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Neil Young: ~ Cowgirl in the Sand ~ 1976 Budokan Japan: unRELeAsed. ~vIDeo~ Great guitar work

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Published on Sep 27, 2008

The visuals were saved and uploaded incorrectly on this video before I was hip to how the program I was using worked. But the version of this song is OUTSTANDING IMO.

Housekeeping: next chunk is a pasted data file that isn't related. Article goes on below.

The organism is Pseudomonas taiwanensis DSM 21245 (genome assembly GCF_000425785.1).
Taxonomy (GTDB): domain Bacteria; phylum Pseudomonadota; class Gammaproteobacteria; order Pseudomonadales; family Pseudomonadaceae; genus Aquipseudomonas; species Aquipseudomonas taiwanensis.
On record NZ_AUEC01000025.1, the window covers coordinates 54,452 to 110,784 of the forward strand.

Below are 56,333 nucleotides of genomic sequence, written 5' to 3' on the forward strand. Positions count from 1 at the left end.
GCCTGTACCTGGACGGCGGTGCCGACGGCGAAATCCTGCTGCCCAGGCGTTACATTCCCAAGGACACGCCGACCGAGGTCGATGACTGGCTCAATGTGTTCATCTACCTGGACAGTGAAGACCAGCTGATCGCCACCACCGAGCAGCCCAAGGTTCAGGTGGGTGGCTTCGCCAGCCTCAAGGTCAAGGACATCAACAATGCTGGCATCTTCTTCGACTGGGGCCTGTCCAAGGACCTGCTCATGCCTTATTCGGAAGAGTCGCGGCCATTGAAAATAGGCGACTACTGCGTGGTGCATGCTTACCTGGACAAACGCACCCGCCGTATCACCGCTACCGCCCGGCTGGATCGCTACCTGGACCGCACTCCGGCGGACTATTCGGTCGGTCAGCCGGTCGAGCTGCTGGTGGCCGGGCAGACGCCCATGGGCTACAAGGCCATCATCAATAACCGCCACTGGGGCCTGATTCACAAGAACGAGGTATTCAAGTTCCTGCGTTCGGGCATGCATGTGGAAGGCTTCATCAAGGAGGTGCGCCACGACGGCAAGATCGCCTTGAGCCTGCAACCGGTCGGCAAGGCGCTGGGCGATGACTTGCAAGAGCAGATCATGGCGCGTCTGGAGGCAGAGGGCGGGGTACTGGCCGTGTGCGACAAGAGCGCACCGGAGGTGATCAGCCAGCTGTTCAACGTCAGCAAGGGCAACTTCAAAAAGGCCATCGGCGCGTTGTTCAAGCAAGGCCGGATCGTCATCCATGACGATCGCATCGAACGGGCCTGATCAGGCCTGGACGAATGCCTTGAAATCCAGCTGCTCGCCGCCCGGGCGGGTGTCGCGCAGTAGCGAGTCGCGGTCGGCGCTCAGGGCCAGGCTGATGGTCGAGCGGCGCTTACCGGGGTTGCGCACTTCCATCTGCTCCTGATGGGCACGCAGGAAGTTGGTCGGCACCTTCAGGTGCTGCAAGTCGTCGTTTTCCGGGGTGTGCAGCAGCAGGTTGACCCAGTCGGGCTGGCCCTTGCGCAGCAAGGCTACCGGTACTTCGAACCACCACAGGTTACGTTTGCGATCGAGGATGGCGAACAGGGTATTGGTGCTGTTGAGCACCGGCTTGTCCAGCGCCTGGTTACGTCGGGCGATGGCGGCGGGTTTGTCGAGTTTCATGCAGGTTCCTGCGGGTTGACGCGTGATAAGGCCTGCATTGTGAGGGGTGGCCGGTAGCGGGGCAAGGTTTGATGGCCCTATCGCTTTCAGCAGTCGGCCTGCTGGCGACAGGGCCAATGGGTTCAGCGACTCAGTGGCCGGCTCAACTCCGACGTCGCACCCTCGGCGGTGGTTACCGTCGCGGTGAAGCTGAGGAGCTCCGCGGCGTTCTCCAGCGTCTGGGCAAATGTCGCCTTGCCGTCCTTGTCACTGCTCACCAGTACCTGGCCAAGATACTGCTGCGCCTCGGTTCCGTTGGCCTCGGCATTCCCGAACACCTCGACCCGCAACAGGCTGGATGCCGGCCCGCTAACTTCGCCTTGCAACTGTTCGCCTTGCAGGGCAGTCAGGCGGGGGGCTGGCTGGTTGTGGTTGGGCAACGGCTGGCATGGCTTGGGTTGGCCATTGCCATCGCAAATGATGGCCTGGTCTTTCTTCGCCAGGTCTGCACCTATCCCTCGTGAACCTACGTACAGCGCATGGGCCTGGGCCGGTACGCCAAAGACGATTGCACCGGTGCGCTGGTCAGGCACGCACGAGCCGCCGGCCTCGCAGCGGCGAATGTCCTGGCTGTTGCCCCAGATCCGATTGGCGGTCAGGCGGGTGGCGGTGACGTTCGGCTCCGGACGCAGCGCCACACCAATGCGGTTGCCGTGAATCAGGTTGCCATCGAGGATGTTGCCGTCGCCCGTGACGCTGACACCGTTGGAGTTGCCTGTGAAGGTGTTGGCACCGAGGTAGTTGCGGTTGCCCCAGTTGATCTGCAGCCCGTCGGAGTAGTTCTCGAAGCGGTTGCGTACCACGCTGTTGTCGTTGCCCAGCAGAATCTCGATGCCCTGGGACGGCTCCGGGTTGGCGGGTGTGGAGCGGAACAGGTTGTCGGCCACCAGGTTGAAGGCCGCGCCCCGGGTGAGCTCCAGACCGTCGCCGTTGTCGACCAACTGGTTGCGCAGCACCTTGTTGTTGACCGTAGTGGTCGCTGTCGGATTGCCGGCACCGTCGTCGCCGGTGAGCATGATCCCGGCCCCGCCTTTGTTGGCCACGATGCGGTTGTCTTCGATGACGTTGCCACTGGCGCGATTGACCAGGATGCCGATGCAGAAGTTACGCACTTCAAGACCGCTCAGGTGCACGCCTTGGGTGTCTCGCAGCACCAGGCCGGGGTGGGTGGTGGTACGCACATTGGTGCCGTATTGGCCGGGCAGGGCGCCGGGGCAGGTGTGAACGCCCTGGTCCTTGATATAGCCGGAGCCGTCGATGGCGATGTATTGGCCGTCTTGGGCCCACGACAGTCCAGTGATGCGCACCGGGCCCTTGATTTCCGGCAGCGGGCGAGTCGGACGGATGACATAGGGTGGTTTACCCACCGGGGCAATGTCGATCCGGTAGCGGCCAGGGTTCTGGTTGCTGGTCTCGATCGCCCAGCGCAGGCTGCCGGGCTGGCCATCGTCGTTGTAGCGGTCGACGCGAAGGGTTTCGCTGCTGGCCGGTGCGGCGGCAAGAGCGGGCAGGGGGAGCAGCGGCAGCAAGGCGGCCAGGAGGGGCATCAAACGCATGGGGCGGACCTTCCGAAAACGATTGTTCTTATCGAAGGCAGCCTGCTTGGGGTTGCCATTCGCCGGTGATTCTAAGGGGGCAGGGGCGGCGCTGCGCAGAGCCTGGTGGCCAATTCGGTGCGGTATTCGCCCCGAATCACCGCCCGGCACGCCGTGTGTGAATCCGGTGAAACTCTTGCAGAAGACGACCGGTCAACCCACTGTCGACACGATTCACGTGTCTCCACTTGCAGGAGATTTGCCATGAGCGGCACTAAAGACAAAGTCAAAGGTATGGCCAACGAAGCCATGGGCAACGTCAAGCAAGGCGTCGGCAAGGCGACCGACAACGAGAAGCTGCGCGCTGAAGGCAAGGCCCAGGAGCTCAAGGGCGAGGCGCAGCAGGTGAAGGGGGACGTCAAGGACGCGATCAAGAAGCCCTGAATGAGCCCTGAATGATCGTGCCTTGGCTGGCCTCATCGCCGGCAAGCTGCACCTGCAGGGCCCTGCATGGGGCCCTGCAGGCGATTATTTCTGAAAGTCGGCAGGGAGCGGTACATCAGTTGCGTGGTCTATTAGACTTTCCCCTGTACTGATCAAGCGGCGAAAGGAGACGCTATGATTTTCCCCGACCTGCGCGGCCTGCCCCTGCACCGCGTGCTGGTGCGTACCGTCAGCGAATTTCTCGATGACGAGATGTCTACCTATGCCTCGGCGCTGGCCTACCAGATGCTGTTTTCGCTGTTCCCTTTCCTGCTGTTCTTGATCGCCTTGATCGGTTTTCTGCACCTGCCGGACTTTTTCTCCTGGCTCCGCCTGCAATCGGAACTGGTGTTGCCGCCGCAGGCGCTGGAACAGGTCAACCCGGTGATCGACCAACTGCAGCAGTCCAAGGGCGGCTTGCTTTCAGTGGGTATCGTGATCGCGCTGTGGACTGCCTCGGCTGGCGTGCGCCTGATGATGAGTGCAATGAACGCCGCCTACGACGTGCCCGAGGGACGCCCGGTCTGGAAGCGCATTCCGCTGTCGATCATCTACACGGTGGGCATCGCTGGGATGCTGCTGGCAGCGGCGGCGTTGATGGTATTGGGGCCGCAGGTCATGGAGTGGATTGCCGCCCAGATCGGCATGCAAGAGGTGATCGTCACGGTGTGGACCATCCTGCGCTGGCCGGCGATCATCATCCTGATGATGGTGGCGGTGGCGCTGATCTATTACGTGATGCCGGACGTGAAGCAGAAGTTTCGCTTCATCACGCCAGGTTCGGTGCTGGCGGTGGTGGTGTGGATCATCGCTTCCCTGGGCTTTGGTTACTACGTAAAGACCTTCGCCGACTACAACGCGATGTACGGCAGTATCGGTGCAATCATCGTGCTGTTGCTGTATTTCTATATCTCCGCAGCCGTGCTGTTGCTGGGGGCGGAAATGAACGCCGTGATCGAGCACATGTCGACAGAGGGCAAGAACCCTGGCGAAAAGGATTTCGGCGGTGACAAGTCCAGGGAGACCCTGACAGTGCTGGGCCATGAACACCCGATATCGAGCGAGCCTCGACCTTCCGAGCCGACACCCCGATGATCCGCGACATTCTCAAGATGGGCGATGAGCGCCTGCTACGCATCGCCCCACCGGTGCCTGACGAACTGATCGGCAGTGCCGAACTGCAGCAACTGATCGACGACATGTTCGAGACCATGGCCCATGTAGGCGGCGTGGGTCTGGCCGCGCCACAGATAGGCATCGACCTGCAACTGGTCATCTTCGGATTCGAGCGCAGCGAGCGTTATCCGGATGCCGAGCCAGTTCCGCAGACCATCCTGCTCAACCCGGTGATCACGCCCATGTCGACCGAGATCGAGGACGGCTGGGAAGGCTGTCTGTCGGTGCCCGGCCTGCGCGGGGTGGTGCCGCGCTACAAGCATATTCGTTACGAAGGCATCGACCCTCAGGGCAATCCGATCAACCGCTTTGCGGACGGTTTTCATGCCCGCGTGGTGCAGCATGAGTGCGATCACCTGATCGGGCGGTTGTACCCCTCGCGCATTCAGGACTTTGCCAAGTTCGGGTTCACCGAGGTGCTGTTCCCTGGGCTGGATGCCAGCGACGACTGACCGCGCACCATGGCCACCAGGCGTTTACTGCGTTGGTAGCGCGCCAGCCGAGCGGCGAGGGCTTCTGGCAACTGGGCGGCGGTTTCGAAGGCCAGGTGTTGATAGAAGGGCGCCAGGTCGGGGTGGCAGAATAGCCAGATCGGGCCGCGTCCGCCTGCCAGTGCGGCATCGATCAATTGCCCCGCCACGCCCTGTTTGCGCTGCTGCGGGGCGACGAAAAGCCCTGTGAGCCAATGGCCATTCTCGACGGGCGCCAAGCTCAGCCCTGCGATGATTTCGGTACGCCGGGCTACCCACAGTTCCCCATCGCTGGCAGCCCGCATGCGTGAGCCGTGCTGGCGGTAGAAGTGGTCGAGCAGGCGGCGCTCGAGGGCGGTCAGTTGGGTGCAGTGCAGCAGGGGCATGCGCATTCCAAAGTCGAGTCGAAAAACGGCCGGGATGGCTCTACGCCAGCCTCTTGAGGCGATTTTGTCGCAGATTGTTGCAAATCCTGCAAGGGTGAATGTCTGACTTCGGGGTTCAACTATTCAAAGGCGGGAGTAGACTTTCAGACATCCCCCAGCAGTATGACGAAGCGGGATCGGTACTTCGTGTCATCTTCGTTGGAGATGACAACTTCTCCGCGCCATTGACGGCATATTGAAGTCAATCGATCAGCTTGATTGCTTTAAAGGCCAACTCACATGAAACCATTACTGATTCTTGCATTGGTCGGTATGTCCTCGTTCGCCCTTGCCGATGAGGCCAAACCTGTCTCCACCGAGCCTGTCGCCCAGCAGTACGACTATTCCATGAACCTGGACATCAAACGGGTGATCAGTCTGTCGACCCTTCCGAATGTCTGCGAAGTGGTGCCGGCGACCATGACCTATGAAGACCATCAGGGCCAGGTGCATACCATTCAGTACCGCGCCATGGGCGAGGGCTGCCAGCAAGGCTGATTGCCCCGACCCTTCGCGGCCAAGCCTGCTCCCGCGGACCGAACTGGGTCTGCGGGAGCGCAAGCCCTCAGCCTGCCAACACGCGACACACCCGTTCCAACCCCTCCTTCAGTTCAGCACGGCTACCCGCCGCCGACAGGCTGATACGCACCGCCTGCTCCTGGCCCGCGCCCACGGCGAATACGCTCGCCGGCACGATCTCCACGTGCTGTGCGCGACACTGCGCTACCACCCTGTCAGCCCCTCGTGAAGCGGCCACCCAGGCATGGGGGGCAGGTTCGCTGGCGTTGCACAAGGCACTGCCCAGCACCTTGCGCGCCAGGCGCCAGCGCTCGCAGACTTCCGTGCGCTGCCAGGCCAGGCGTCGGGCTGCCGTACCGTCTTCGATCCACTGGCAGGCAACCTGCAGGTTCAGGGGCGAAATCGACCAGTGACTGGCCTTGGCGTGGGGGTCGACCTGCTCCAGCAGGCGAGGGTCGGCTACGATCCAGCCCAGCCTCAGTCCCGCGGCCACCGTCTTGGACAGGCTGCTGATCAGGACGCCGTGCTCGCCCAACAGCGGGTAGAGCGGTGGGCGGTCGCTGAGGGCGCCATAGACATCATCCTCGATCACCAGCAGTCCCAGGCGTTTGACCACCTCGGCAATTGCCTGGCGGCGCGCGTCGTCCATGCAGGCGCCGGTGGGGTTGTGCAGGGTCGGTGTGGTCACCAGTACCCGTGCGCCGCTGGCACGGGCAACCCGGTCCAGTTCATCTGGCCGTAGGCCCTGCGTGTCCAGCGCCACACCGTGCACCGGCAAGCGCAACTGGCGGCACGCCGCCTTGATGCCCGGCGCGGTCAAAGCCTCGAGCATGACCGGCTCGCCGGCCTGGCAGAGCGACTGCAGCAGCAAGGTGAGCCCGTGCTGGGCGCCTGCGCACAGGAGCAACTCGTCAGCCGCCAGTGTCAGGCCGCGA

"Everybody Knows This Is Nowhere (1969) is Neil Young's second solo album and his first with backing band Crazy Horse. The album was produced by Neil Young and David Briggs and contains three of his most memorable songs: "Cinnamon Girl", "Down by the River", and "Cowgirl in the Sand", the last two of which were written when Young had a 103 °F (39.5 °C) fever. In 2003, the album was ranked number 208 on Rolling Stone magazine's list of the 500 greatest albums of all time. After the Buffalo Springfield imploded, Neil Young recorded his first, eponymous solo album, an elaborately overdubbed affair that cast him in the role of brooding singer-songwriter. But soon after that record was released, in January 1969, Young began jamming in Los Angeles with a band called the Rockets, redubbed Crazy Horse, and started a relationship that would change guitar rock forever and form the foundation of his career. If Neil Young had an aura of careful subtlety bordering on tentativeness, Everybody Knows This Is Nowhere felt raw, rushed, energized. Indeed, Young dashed off the album's three central songs -- "Cinnamon Girl," "Down by the River" and "Cowgirl in the Sand" -- in a single fever-addled afternoon, and Young and the band play with an almost reckless disregard for prettiness, precision, clarity.... On the epics that end each album side, "Down by the River" and "Cowgirl in the Sand," Young and Whitten circle, prod and light into each other like boxers in a sweaty fifteen-round match, the notes stabbing in and out, answering each other in short staccato bursts while the rhythm section stolidly keeps things from flying apart. The quartet's interplay is at once primitive and abstract, more suggestive of Ornette Coleman's fractured free jazz than the jam-band psychedelia that was the prevailing West Coast fad at the time. Some listeners found it crude, but the gloriously spontaneous sound forged on Everybody Knows This Is Nowhere would endure, not only as a blueprint for Young and Crazy Horse (even after Frank "Pancho" Sampedro replaced Whitten, who died of a drug overdose in 1972) but as an influence on countless bands, from Sonic Youth to Son Volt." GREG KOT

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